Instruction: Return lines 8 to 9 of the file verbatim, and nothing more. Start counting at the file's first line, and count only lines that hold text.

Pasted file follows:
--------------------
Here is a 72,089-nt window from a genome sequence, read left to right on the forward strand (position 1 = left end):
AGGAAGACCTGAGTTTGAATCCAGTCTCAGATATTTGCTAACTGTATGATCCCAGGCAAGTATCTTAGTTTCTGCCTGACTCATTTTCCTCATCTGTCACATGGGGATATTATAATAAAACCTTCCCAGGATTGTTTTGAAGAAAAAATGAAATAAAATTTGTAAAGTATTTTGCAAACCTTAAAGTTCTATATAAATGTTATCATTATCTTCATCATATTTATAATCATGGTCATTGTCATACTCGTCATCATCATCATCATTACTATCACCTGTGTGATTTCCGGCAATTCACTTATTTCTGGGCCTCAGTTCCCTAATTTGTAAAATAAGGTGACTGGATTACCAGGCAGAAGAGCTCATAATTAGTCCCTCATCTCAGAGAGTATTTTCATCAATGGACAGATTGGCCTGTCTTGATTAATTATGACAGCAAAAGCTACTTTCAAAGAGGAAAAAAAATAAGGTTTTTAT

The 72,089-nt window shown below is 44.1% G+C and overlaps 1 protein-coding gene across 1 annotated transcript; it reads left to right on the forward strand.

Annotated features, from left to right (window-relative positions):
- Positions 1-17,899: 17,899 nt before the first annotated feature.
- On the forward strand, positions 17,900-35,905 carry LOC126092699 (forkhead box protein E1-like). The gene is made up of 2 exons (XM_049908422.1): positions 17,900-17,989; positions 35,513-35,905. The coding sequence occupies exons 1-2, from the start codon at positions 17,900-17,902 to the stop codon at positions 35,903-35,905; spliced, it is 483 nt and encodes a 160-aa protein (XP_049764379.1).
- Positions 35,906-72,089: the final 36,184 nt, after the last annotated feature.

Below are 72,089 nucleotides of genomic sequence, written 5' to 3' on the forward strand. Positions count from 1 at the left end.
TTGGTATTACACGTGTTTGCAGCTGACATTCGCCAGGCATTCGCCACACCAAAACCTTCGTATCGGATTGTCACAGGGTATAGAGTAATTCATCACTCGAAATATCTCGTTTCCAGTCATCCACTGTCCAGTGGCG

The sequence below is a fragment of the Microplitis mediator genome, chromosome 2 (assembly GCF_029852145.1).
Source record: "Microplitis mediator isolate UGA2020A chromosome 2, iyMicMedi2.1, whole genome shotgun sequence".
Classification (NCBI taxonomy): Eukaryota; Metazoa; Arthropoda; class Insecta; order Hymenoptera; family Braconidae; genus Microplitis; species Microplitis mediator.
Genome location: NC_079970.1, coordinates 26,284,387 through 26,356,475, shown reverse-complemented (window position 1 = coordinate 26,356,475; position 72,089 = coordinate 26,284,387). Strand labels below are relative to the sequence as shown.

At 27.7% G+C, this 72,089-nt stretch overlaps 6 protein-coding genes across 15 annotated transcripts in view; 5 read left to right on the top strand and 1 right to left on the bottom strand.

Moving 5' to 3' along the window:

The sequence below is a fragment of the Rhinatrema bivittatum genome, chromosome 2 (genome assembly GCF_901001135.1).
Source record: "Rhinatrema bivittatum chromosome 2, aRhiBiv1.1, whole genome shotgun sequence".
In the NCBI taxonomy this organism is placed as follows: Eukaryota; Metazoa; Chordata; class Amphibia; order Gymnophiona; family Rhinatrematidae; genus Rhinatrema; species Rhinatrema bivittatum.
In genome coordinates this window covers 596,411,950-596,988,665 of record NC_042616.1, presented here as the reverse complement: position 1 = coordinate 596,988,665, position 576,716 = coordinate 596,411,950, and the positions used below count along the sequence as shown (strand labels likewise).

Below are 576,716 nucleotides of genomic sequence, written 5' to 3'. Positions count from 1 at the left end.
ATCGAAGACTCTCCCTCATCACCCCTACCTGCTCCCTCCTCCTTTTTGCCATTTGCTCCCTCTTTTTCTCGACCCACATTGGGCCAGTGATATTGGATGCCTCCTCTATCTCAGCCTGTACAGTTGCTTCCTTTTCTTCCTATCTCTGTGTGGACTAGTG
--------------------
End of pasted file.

Below are 72,089 nucleotides of genomic sequence, written 5' to 3' on the forward strand. Positions count from 1 at the left end.
TTGGTATTACACGTGTTTGCAGCTGACATTCGCCAGGCATTCGCCACACCAAAACCTTCGTATCGGATTGTCACAGGGTATAGAGTAATTCATCACTCGAAATATCTCGTTTCCAGTCATCCACTGTCCAGTGGCG